- The unprecedented level of turnover among creative directors for several major luxury and fashion brands. Designer exits and arrivals at Christian Dior, Lanvin, Calvin Klein, Saint Laurent, Ermenegildo Zegna, Berluti, Balenciaga, Oscar de la Renta, Brioni, and Carven, amongst others, have set the trend in 2016. At the same time, the reduced time between fashion collections has led to an increase in alleged plagiarism. Though, truth be told, this has gone on for very many years.
Glimmers of recovery ahead – 2017 Forecast
The report suggests that the performance will vary according to the individual dynamics of specific market segments and categories. Value and affordable luxury are likely to be the big winners. Athletic wear is positioned to be the absolute category winner, maintaining 6.5–7.5 percent sales growth, albeit no longer growing at a double-digit rate overall.
The affordable luxury segment seems likely to continue benefitting from consumers “trading down” from luxury, while signs point to the continued growth of the value segment in line with the international expansion of large global players.
10 Trends that will define the fashion agenda in 2017
- INTENSIFYING VOLATILITY. Volatility is the new normal. Geopolitical instability, terrorism, Brexit, and stalled trade deals will all increase a pervasive sense of uncertainty in the global economy.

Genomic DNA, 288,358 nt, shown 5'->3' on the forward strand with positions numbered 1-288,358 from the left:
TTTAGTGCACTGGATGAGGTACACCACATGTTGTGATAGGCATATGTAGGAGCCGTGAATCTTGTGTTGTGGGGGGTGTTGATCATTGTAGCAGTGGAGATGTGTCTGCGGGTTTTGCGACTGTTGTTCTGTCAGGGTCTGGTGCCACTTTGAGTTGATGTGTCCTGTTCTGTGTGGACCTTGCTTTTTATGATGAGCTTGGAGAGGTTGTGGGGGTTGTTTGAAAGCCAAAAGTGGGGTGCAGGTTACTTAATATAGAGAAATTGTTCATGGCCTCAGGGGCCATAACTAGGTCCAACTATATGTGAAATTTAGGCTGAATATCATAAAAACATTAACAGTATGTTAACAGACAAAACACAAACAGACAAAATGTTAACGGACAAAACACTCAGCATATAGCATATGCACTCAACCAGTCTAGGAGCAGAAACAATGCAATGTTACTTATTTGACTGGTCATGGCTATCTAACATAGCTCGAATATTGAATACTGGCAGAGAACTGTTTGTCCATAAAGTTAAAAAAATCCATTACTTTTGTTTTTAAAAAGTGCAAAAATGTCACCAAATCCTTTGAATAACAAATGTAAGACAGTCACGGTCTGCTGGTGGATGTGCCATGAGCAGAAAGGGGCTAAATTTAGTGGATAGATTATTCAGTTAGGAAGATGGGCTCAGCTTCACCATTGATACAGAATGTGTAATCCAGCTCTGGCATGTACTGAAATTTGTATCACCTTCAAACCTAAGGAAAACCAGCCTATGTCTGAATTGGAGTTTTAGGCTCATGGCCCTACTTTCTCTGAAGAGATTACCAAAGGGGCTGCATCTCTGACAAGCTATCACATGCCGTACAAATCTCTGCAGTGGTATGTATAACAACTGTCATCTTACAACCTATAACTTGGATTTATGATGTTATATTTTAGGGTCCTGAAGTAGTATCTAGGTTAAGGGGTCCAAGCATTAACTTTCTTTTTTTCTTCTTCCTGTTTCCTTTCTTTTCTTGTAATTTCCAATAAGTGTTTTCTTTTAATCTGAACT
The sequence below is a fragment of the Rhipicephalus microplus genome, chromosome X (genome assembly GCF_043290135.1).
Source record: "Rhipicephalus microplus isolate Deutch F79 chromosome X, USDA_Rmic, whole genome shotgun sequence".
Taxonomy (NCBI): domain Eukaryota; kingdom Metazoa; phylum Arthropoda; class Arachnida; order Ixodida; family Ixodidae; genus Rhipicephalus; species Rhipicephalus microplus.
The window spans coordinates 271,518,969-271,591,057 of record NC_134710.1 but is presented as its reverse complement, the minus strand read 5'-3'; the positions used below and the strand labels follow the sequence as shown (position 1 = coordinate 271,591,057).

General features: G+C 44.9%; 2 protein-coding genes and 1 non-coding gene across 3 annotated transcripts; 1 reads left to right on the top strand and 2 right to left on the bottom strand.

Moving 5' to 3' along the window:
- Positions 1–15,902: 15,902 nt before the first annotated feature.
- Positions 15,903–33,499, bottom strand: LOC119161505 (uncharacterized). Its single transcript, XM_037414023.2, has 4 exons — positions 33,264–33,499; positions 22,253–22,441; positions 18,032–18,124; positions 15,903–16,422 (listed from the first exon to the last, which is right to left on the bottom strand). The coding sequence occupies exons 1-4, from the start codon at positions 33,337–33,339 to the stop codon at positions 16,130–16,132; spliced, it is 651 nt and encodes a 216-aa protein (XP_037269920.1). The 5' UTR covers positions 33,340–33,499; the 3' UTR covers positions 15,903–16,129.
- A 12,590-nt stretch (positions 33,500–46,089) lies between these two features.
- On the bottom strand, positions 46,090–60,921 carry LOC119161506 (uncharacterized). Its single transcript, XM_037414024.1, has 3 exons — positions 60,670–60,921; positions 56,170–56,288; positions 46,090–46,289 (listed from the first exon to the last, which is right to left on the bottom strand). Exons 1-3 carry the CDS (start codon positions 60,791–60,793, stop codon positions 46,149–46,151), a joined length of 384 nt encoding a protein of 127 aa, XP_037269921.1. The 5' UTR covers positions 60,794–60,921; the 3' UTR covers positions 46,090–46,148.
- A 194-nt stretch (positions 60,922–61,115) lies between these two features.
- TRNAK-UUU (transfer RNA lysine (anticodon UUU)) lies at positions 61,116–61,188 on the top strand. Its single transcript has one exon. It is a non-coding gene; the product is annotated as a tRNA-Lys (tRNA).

- CHINA’S COMEBACK? China’s fundamentals, including the growth of the middle and upper classes, remain strong and the government’s new fiscal policies are expected to improve conditions in 2017, but uncertainty remains. Here of curse should be mentioned that the endemic corruption in every layer of Chinese society including copyright theft in all areas and bogus ‘stock market’ does not give us a true picture of the Chinese economy, despite what some reports may claim.
- URBAN ENGINEER. City-based strategies trump country-based strategies: a new class of rapidly growing wealthy cities in newly influential markets are becoming central to the evolution of fashion.
- SHREWDER SHOPPERS. Working harder to keep up with smarter shoppers: “always-on” consumers are becoming ever more sophisticated, more technology-driven, and harder to predict.
- GENERATION CORRELATION. Opportunities to serve the young and the old better: fashion companies should consider how to fine-tune and diversify the way they approach both retired and millennials consumers.
- THE WELLNESS DIVIDEND. Feeling good is the new looking good: more fashion players can start profiting from the wellness movement rather than competing with it.
- CHANGING THE RHYTHM. Disruptions to the fashion cycle: expectations set by the faster pace of fashion and consumer desire for instant gratification must be addressed to deliver fashion immediacy.
- ORGANIC GROWTH. Investing more to nurture local clientele: 2017 has the potential to be the year of organic growth based on deeper relationships with existing clients rather than geographic, channel, and store network expansion.
- UPSTREAM TECHNOLOGY. Digital innovation goes behind the scenes: digitisation is a key to supply-chain efficiency, lower procurement costs, and enhanced sourcing opportunities.
- OWNERSHIP SHAKE-UP. Emotionless reappraisal of brand portfolios: fashion conglomerates can be expected to further intensify their focus on big brands, creating space for other brands and industry outsiders such as private equity and family owners to acquire targets.